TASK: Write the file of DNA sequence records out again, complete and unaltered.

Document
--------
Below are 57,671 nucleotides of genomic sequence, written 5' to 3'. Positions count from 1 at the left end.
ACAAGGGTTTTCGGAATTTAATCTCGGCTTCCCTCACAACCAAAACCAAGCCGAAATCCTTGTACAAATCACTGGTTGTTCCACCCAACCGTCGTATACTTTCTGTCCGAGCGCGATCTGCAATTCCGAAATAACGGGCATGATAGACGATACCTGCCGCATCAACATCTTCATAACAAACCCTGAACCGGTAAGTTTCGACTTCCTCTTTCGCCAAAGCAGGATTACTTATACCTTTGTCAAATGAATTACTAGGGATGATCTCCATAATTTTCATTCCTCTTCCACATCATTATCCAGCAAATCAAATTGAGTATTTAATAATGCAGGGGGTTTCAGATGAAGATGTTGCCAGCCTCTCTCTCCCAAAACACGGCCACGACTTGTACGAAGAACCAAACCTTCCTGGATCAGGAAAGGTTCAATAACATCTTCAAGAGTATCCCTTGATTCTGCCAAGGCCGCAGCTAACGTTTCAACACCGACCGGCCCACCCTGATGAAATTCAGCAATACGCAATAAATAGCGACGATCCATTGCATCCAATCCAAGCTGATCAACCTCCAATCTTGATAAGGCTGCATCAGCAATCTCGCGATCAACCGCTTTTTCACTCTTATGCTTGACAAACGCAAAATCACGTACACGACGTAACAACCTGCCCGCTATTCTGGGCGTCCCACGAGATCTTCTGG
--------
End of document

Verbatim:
Below are 57,671 nucleotides of genomic sequence, written 5' to 3'. Positions count from 1 at the left end.
ACAAGGGTTTTCGGAATTTAATCTCGGCTTCCCTCACAACCAAAACCAAGCCGAAATCCTTGTACAAATCACTGGTTGTTCCACCCAACCGTCGTATACTTTCTGTCCGAGCGCGATCTGCAATTCCGAAATAACGGGCATGATAGACGATACCTGCCGCATCAACATCTTCATAACAAACCCTGAACCGGTAAGTTTCGACTTCCTCTTTCGCCAAAGCAGGATTACTTATACCTTTGTCAAATGAATTACTAGGGATGATCTCCATAATTTTCATTCCTCTTCCACATCATTATCCAGCAAATCAAATTGAGTATTTAATAATGCAGGGGGTTTCAGATGAAGATGTTGCCAGCCTCTCTCTCCCAAAACACGGCCACGACTTGTACGAAGAACCAAACCTTCCTGGATCAGGAAAGGTTCAATAACATCTTCAAGAGTATCCCTTGATTCTGCCAAGGCCGCAGCTAACGTTTCAACACCGACCGGCCCACCCTGATGAAATTCAGCAATACGCAATAAATAGCGACGATCCATTGCATCCAATCCAAGCTGATCAACCTCCAATCTTGATAAGGCTGCATCAGCAATCTCGCGATCAACCGCTTTTTCACTCTTATGCTTGACAAACGCAAAATCACGTACACGACGTAACAACCTGCCCGCTATTCTGGGCGTCCCACGAGATCTTCTGG